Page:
Click on a "pink link" to go directly to my review for any given series. Each review post includes a chronological list of titles in the series, an overview of the world-building, and reviews of the books to date.
Click HERE to read my picks for the Top Ten Paranormal Romance Novels of 2012. Click HERE to read my picks for Best Steampunk Novels of 2012.
>>Cassie Alexander’s Nightshifted, the first novel in her EDIE SPENCE TRILOGY, the first novel in her EDIE SPENCE TRILOGY, in which a young nurse learns that vampires and werewolves really exist when she gets a job in a big-city hospital that caters to a widely diverse supernatural population. In my review, I wrote, "Edie is a strong and intelligent heroine who consistently tries to help others (frequently to her own detriment) and to deal with the extraordinary events that keep coming her way."
>>Jacqueline Carey’s Dark Currents, the first novel in her AGENT OF HEL series, in which we meet Daisy Johanssen, Hel’s liaison between the human community and the eldritch folk—the underworld community. In my review, I wrote, "The mythology is fresh and inventive, the plot is suspenseful and relatively unpredictable, and the action just keeps on coming."
>>Glen Duncan’s Talulla Rising (the sequel to his The Last Werewolf), in which we watch Jake’s lover, Talulla, as she gives birth, loses her baby to kidnappers, and tracks down the villains who took him from her. In my review, I wrote, "Yes, Talulla is a monster, but she is also refreshingly free of inhibitions and social restrictions. She has an agenda, and she's going to finish it and damn the consequences and the bystanders, innocent or not. This is motherhood in the raw—and it's definitely paranormal fiction for grown-ups."
>>Kate Griffin’s Stray Souls, the first novel in her MAGICALS ANONYMOUS series, in which Matthew Swift plays a supporting role to Sharon Li, who starts a self-help group for people/creatures who are having problems with their magical side. In my review, I wrote, "Stray Souls is definitely not your typical urban fantasy genre novel; it's a darkly humorous magical take on urban problems that we face in real life, voiced by an odd lot of fantastical, offbeat misfits whose statements and conversations are based on a chimerical version of mundane existence."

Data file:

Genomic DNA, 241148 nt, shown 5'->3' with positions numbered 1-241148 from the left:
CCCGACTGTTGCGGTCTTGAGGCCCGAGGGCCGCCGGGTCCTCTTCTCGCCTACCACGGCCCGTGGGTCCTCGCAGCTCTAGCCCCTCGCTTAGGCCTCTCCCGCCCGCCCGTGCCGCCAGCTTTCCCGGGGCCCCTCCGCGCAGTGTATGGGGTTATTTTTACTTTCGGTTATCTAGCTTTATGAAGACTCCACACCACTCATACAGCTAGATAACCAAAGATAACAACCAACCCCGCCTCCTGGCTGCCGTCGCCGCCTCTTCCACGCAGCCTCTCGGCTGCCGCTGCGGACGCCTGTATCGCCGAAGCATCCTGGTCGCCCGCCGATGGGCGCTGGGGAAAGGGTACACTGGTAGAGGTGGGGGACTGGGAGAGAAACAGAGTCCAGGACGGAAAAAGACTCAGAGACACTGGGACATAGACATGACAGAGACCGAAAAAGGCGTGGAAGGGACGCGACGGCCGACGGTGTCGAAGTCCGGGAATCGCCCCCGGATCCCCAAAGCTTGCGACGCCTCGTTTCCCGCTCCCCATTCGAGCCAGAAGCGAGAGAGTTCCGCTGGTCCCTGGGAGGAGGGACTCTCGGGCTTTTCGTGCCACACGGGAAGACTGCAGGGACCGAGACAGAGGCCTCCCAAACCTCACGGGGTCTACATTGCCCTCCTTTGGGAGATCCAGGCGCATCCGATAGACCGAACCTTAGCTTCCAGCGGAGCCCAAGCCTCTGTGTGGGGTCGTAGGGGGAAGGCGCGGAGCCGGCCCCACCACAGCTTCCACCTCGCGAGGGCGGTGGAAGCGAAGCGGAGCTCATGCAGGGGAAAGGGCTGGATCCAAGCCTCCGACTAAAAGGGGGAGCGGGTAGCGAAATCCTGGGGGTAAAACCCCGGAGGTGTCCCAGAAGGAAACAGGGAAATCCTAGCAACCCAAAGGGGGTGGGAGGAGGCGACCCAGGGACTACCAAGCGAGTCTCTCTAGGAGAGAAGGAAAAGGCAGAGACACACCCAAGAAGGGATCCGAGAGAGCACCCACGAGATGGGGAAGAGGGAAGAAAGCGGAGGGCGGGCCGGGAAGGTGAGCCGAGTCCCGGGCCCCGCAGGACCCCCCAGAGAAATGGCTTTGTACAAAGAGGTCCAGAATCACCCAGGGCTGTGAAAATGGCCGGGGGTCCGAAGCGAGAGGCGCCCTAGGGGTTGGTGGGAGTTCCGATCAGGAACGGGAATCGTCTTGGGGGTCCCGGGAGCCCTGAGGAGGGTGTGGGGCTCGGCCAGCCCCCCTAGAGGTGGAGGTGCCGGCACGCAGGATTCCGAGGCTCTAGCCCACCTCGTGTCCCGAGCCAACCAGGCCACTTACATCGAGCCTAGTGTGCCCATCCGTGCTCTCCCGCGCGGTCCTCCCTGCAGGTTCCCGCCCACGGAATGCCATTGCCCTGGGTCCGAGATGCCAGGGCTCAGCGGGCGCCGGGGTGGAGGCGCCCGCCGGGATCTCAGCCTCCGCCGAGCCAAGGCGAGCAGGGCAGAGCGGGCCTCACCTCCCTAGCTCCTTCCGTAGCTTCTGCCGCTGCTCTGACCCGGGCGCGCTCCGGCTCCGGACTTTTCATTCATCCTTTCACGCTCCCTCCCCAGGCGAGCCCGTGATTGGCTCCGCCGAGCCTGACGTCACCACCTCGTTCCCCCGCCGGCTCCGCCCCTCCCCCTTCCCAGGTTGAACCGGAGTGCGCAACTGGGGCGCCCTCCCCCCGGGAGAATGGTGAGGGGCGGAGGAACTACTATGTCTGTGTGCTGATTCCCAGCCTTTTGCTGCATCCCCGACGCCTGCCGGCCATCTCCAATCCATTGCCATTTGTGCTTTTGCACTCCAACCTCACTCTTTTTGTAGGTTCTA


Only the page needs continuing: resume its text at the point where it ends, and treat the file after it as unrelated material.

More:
>>Stacey Jay’s Blood on the Bayou, the second novel in her ANNABELLE LEE series, in which Annabelle must deal with all three men in her life as she searches for a hidden cave that holds a laboratory that is manufacturing drugs using fairy venom. In my review, I wrote, "This is a fast-paced story with a compelling plot, lots of action, and plenty of new information added to the series story arc….The plot is full of twists and turns and….the world-building…is fresh and inventive."
>>Daniel O’Malley’s The Rook, which is currently a stand-alone novel, but may eventually become a series, in which we are introduced to a marvelous world filled with all manner of people with other-worldly talents and/or weird physical traits—all controlled by a secretive group of powerful and eccentric bureaucrats. In my review, I wrote, "This is the best paranormal fiction book I've read in a long, long time. The mythology is inventive and fresh, the world-building is unbelievably detailed, the clever humor is witty and sly, and the characters are quirky and fully developed to the nth degree."